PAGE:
Remember When Slamming the Press was Figurative

I turned off the news and internet after the CBO report came out yesterday thinking, “Well, the big news of the day is over.” I seemed to have forgot that in a post-Trump world, the news just doesn’t stop coming.

The Republican candidate for Montana’s congressional seat has been charged with misdemeanor assault after he is alleged to have slammed a Guardian reporter to the floor on the eve of the state’s special election, breaking his glasses and shouting, “Get the hell out of here.”

Ben Jacobs, a Guardian political reporter, was asking Greg Gianforte, a tech millionaire endorsed by Donald Trump, about the Republican healthcare plan when the candidate allegedly “body-slammed” the reporter.

“He took me to the ground,” Jacobs said by phone from the back of an ambulance. “I think he wailed on me once or twice … He got on me and I think he hit me … This is the strangest thing that has ever happened to me in reporting on politics.”

Fox News reporter Alicia Acuna, field producer Faith Mangan and photographer Keith Railey witnessed the incident at Gianforte’s campaign headquarters in Montana, according to an account published by foxnews.com. After Jacobs asked Gianforte his question, Acuna wrote: “Gianforte grabbed Jacobs by the neck with both hands and slammed him into the ground behind him.

Will this matter though?

23 million fewer Americans insured under House GOP bill, says CBO

Welp:

The House Republican health care bill would leave 23 million fewer Americans with health insurance by 2026 than under Obamacare, the nonpartisan Congressional Budget Office said Wednesday.

The highly anticipated CBO score is likely to trigger another round of negative headlines and more hurdles for Republicans as they look to advance a controversial piece of legislation that was passed in the House earlier this month.

The CBO also found the bill would reduce deficits by $119 billion compared with Obamacare.

Eager to notch a political win in the GOP’s years-long mission to repeal Obamacare, Republican lawmakers took a gamble by voting before the CBO could analyze last-minute changes to the bill.

The new CBO report will serve as an important report card for Senate Republicans as they deliberate over their own version of the health care bill.

There’s Always a Tweet. Always!

WH: Trump was ‘exhausted’ when he said ‘Islamic extremism’:

On Sunday night, a senior White House official said Trump’s decision to say “Islamic extremism” instead of “Islamist extremism” as written in his prepared remarks was not intentional but the product of exhaustion brought on by the rigorous travel schedule.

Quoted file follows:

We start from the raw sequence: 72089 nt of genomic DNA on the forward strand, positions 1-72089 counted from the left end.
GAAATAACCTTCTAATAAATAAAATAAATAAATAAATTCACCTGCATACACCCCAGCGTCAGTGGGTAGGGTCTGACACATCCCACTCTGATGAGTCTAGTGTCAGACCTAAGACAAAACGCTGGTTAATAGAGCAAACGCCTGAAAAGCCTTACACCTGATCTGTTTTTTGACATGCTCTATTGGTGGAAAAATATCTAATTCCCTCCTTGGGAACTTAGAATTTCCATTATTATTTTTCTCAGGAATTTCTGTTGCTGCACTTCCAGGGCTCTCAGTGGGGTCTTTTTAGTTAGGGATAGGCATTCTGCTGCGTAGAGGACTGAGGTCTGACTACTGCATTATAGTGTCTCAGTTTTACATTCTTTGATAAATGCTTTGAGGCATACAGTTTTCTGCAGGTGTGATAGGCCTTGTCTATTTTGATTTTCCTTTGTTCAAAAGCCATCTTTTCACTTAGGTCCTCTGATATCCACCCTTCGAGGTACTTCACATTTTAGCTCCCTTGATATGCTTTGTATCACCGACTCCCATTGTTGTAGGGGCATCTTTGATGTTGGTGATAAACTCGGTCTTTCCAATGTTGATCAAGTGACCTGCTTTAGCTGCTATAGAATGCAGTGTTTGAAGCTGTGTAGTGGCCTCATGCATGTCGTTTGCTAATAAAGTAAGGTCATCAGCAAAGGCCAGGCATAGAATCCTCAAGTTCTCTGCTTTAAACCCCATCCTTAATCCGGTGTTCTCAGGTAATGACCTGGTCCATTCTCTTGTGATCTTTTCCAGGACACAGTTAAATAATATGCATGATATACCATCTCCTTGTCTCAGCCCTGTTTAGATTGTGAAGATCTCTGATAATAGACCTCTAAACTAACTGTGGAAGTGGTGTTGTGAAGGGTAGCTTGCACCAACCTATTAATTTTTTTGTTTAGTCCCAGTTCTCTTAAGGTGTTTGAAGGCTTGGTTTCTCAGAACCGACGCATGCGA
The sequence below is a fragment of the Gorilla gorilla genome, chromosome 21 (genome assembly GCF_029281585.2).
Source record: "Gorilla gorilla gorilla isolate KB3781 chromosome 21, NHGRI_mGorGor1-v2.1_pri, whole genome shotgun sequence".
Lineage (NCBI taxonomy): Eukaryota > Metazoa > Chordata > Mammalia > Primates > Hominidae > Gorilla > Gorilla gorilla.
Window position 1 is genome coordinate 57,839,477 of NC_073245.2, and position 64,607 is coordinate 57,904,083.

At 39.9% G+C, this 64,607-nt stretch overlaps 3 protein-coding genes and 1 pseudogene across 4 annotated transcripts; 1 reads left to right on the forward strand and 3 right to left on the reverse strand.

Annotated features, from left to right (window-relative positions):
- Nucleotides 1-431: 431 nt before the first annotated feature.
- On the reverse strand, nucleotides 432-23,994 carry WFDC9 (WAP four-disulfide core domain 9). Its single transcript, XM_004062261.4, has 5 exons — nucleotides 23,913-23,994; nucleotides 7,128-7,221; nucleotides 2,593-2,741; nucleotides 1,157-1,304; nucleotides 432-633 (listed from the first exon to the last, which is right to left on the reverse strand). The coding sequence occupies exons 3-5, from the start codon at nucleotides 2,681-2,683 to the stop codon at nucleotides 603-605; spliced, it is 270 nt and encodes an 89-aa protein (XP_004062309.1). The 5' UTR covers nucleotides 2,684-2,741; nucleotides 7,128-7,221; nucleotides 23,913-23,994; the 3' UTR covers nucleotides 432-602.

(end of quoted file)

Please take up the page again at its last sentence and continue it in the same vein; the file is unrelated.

Donald Trump drops out of Saudi Arabia event due to ‘exhaustion’:

Donald Trump was “exhausted” during his first trip overseas as President and asked his daughter to attend a scheduled event in his place.

Exhausted? It was his second day!

Trump O’Clock

Seems like 6pm is the time to start breaking Trump stories:

House majority leader to colleagues in 2016: ‘I think Putin pays’ Trump:

KIEV, Ukraine — A month before Donald Trump clinched the Republican nomination, one of his closest allies in Congress — House Majority Leader Kevin McCarthy — made a politically explosive assertion in a private conversation on Capitol Hill with his fellow GOP leaders: that Trump could be the beneficiary of payments from Russian President Vladimir Putin.

“There’s two people I think Putin pays: Rohrabacher and Trump,” McCarthy (R-Calif.) said, according to a recording of the June 15, 2016 exchange, which was listened to and verified by The Washington Post. Rep. Dana Rohrabacher is a Californian Republican known in Congress as a fervent defender of Putin and Russia.

House Speaker Paul D. Ryan (R-Wis.) immediately interjected, stopping the conversation from further exploring McCarthy’s assertion, and swore the Republicans present to secrecy.

Nothing else really happened in Trump related news. Oh wait, yes, there’s this:

WASHINGTON — The Justice Department has appointed Robert S. Mueller III, the former F.B.I. director, to serve as a special counsel to oversee its investigation into Russian meddling in the election, Deputy Attorney General Rod J. Rosenstein announced on Wednesday.

The appointment of Mr. Mueller dramatically raises the stakes for President Trump in the multiple investigations into his campaign’s ties to the Russians. It follows a swiftly moving series of developments that have roiled Washington, including Mr. Trump’s abrupt dismissal of the F.B.I. director, James B. Comey, and the disclosure that the president urged Mr. Comey to drop the bureau’s investigation into his former national security adviser, Michael T. Flynn.

“I determined that it is in the public interest for me to exercise my authorities and appoint a special counsel to assume responsibility for this matter,” Mr. Rosenstein said in a statement. “My decision is not a finding that crimes have been committed or that any prosecution is warranted. I have made no such determination.”

While a special counsel would remain ultimately answerable to Mr. Rosenstein — and by extension, the president — he would have greater autonomy to run an investigation than a United States attorney would. Mr. Mueller will be able to choose to what extent to consult with or inform the Justice Department about his investigation as it goes forward.